Tuesday, April 7, 2009
WIP Wednesday: Introducing....
I said I would do this, so here it goes. Part of releasing myself from the confines of closet writing, I guess. This is my first Work-In-Progress Wednesday, where I tell you what I've been working on this week. For this first edition, I thought I'd give you a peek into the novels I have in progress.
Working Title: Beaker Becker or Up Lantau Running (still debating)
Audience: Young YA (11-14 year olds)
Status: Complete; submitting to agents
Brief: Marcy just moved to Hong Kong seven months ago, but she can't seem to find her niche. It's only when her mom and brother return to America to care for her ailing grandmother and Marcy is forced to live on Lantau Island for the summer with a flamboyant distant cousin, that she finally starts to find herself.
I just finished rewriting this book's first chapter again. (I think I've rewritten it about sixteen times; I'm not exaggerating.) The little common feedback I've received from agents or other knowledgeable people was they didn't like my main character. YIKES! I think this was mostly because my book used to start with a big fight between my fifteen-year-old main character, Marcy, and her mom. This made Marcy seem snotty, mean, and whiny. But she's not really. She's just that way with her mom because they have a difficult relationship. Obviously, I wasn't getting this across, so I started with a new approach this time and pushed the fight to the second chapter. Part of this whole journey is that you really don't know if you've improved anything until you send it out to agents and see if you hear anything back. It's kind of like fishing -- figuring out the right bait.
Another biggie in editing was that I changed my main character's name. HA - the power! She's not Marcy anymore, she's Lila. It's strange how just a name change can give such a different feeling to a character. So, consider that when naming your children.
I'm planning to enter Miss Snark's First Victim's Secret Agent contest this month with my new, hopefully improved, completely-different, the-name's-even-changed chapter. So, we'll see what people think -- and most importantly, perhaps, what the Secret Agent has to say.
Working Title: Mine, Valentine
Audience: Young YA (11-14 year olds)
Status: Middle of first draft
This is my new baby, and I'm in a newborn baby stage of maternal pride. We'll see if I still like her as much when she grows up. She has a lot of potential, but there's also a lot of room for disaster, thanks to some tough themes I'm wondering if I can pull off. She's been a lot easier to write than Beaker because I know some of the pitfalls to avoid.
Brief: Thia has a lot of issues. Her dad left their family four years ago on Valentine's Day. Her mom's a chain-smoking, wanton woman, and her brother's a tattooed and pierced goth recluse. It's Valentine's Day again and Thia has a yearly tradition: to make something good happen for herself, to counterbalance the terrible thing that happened four years ago. Last year she pulled strings so that six guys gave her flowers. This year, she's determined to land a boyfriend. But when rumors start circulating at school that Thia's mom was seen kissing her potential boyfriend's dad, Thia needs to set the rumors straight or risk losing the boy of her dreams on this all-important day. Something keeps tugging on the back of her mind, though: what if the rumors are true?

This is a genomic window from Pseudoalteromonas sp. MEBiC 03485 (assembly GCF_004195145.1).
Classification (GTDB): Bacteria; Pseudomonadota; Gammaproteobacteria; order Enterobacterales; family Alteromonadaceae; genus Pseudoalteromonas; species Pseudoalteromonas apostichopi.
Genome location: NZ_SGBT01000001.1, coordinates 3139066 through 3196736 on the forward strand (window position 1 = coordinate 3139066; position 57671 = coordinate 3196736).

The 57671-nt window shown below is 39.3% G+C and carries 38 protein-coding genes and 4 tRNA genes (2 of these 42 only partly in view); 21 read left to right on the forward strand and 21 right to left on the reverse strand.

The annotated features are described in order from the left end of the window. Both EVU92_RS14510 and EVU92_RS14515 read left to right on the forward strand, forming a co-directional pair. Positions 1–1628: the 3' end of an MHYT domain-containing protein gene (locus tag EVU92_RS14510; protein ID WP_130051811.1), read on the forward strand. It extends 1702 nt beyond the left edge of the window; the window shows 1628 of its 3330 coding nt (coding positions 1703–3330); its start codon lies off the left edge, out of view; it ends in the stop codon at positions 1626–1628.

This book is set in a small town in Western Washington along the Columbia. I don't call it Camas, but that's pretty much what I have in my mind as I'm describing her about town.
I'm going to try to finish this first draft by writing a minimum of 1,000 words a day. I don't think it'll be too much of a challenge since I type quickly and already have my plot and subplots laid out.
Working Title: Mr. Maddigan's Junk Yard
Status: Middle of second draft
This one is slightly different because it's a novel based on a novella I wrote for a creative writing class in college. It's a time-travel book, very light fantasy. I dug it out of a pile last summer and thought it had a lot of promise, so I decided to rewrite it, adding some subplots to lengthen and strengthen it.
Brief: Sarina and her mom just moved back into her deceased grandfather's house after three years on the run from an abusive father/husband. Their next-door neighbor, her grandfather's life-long friend, has a junk yard filled with old treasures: her grandfather's first car, a pair of carousel horses saved from a fire, a windmill from a miniature golf course, to name a few. What Sarina doesn't realize is that the junk yard is also a place where two alternate universes collide, a place where she can meet her grandmother and grandfather when they were young. Sarina is now faced with a decision: should she warn her grandparents about certain future events and risk changing the present? If she does, she might speak herself out of existence.
This one has been on the shelf for a couple of months as I made room for the other two. That's the nice thing about books: they're not like children in that they don't mind being neglected for awhile.
That's about it! I think I may possibly feel brave enough to go ahead and post this now. It still feels a bit like laying my neck on the chopping block. But go ahead, hack away!
Thanks to Kate (for the amazingl WIP Wednesday artwork and the original idea) and Dr. Carolyn Kaufman at Archetype (where I first heard about doing this).